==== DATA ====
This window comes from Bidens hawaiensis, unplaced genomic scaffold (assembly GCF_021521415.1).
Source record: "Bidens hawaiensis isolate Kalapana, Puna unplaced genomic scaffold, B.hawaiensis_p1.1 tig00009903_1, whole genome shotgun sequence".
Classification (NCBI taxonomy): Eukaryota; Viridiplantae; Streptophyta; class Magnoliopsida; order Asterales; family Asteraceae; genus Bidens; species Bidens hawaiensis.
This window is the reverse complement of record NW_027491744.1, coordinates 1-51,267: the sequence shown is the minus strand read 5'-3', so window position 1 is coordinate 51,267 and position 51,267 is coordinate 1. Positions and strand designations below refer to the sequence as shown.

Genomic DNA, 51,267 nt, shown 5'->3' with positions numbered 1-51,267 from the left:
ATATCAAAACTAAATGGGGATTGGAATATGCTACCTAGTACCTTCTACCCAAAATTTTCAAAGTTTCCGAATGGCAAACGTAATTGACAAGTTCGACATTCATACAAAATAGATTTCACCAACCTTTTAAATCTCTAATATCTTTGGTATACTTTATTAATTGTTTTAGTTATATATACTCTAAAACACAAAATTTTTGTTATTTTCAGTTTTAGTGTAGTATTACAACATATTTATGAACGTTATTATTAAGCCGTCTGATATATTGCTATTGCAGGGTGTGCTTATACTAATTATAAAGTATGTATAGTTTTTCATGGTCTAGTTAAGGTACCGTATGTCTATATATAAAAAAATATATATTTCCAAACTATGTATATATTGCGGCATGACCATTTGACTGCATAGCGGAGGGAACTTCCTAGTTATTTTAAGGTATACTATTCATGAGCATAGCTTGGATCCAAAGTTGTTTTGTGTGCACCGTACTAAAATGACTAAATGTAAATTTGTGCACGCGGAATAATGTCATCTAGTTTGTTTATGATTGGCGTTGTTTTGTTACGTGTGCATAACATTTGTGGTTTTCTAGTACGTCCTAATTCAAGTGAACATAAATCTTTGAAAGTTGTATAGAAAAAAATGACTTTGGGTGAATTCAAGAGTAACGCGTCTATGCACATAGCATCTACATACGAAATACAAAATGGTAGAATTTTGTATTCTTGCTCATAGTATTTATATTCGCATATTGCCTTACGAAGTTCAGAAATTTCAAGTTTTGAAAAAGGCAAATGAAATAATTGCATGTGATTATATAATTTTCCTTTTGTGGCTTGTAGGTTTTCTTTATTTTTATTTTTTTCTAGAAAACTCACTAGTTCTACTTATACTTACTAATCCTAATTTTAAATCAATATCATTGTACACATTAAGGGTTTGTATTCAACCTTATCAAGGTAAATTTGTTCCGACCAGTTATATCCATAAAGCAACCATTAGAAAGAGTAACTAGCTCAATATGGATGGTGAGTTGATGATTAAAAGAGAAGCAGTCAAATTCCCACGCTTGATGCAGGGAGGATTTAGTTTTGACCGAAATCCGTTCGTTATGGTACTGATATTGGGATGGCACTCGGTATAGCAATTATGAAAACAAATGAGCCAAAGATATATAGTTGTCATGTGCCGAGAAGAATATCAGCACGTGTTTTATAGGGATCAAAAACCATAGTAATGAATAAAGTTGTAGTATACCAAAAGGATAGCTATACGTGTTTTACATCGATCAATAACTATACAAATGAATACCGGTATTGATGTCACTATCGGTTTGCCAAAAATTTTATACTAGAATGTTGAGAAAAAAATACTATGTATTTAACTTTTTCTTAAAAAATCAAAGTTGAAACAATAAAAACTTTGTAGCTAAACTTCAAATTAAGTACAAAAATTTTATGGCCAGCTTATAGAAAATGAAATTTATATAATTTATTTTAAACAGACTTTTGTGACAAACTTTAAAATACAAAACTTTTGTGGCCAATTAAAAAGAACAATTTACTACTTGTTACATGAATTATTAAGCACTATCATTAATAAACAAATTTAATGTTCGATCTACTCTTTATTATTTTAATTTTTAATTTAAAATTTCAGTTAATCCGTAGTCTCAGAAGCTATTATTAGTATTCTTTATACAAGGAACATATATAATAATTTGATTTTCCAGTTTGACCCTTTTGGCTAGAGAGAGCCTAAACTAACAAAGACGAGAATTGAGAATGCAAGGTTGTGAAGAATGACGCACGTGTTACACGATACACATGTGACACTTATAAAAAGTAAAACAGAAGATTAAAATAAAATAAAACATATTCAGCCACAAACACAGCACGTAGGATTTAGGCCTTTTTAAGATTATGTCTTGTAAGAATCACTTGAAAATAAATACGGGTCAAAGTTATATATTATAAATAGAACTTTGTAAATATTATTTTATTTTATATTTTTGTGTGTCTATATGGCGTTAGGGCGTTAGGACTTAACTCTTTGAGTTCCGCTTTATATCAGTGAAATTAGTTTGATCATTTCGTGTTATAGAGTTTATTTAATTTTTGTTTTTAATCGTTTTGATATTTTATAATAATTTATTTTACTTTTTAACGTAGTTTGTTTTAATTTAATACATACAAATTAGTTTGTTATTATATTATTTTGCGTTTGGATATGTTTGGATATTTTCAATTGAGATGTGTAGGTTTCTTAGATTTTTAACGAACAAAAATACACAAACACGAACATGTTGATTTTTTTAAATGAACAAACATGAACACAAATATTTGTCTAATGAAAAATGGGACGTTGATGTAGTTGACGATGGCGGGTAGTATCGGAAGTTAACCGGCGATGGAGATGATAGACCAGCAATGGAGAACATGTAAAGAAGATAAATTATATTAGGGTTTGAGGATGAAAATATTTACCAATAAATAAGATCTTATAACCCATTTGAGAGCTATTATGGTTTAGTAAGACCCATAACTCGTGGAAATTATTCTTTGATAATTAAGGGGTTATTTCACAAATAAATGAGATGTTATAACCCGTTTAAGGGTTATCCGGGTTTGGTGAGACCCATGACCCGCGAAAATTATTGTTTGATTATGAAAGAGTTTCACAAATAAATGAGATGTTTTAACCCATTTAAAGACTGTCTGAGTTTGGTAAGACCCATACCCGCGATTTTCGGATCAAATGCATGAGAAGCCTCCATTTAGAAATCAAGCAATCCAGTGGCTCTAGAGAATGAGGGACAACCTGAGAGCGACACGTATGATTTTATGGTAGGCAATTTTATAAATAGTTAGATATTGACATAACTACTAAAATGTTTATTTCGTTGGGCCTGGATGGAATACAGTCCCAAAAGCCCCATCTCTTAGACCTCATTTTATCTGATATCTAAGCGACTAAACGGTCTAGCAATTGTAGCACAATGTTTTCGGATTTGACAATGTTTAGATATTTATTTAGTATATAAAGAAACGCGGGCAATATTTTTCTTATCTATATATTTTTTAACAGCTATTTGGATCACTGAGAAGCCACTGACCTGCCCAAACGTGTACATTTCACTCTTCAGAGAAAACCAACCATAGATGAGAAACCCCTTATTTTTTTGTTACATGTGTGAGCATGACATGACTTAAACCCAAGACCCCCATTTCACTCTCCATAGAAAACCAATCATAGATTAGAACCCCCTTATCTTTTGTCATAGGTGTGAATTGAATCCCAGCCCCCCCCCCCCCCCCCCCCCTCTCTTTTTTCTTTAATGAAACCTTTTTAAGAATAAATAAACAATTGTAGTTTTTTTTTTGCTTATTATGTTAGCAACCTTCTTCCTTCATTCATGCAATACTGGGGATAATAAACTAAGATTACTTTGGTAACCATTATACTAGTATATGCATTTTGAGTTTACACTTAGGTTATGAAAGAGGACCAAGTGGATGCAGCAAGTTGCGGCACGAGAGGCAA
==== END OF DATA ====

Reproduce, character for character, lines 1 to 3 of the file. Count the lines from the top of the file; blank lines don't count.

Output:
This window comes from Bidens hawaiensis, unplaced genomic scaffold (assembly GCF_021521415.1).
Source record: "Bidens hawaiensis isolate Kalapana, Puna unplaced genomic scaffold, B.hawaiensis_p1.1 tig00009903_1, whole genome shotgun sequence".
Classification (NCBI taxonomy): Eukaryota; Viridiplantae; Streptophyta; class Magnoliopsida; order Asterales; family Asteraceae; genus Bidens; species Bidens hawaiensis.